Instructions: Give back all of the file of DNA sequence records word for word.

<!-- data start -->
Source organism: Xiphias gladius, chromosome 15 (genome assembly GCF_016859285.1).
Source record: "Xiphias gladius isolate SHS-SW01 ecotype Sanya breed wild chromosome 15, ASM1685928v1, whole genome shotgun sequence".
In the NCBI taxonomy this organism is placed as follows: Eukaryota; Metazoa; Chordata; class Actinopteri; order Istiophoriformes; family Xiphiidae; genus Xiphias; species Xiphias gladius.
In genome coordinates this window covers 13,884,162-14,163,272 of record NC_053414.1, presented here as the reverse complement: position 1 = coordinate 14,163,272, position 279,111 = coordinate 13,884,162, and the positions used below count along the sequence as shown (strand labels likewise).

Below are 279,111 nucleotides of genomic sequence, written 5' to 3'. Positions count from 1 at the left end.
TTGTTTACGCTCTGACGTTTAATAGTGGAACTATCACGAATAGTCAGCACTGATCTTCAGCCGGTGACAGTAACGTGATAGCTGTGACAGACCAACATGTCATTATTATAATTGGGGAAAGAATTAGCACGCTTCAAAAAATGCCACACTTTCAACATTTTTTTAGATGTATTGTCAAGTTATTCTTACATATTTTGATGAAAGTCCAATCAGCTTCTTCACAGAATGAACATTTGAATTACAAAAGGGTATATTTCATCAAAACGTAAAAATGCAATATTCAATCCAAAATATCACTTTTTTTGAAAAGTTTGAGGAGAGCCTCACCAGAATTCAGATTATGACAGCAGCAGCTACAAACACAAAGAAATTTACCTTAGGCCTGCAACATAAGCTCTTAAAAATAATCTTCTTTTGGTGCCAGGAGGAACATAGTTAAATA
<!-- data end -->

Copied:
Source organism: Xiphias gladius, chromosome 15 (genome assembly GCF_016859285.1).
Source record: "Xiphias gladius isolate SHS-SW01 ecotype Sanya breed wild chromosome 15, ASM1685928v1, whole genome shotgun sequence".
In the NCBI taxonomy this organism is placed as follows: Eukaryota; Metazoa; Chordata; class Actinopteri; order Istiophoriformes; family Xiphiidae; genus Xiphias; species Xiphias gladius.
In genome coordinates this window covers 13,884,162-14,163,272 of record NC_053414.1, presented here as the reverse complement: position 1 = coordinate 14,163,272, position 279,111 = coordinate 13,884,162, and the positions used below count along the sequence as shown (strand labels likewise).

Below are 279,111 nucleotides of genomic sequence, written 5' to 3'. Positions count from 1 at the left end.
TTGTTTACGCTCTGACGTTTAATAGTGGAACTATCACGAATAGTCAGCACTGATCTTCAGCCGGTGACAGTAACGTGATAGCTGTGACAGACCAACATGTCATTATTATAATTGGGGAAAGAATTAGCACGCTTCAAAAAATGCCACACTTTCAACATTTTTTTAGATGTATTGTCAAGTTATTCTTACATATTTTGATGAAAGTCCAATCAGCTTCTTCACAGAATGAACATTTGAATTACAAAAGGGTATATTTCATCAAAACGTAAAAATGCAATATTCAATCCAAAATATCACTTTTTTTGAAAAGTTTGAGGAGAGCCTCACCAGAATTCAGATTATGACAGCAGCAGCTACAAACACAAAGAAATTTACCTTAGGCCTGCAACATAAGCTCTTAAAAATAATCTTCTTTTGGTGCCAGGAGGAACATAGTTAAATA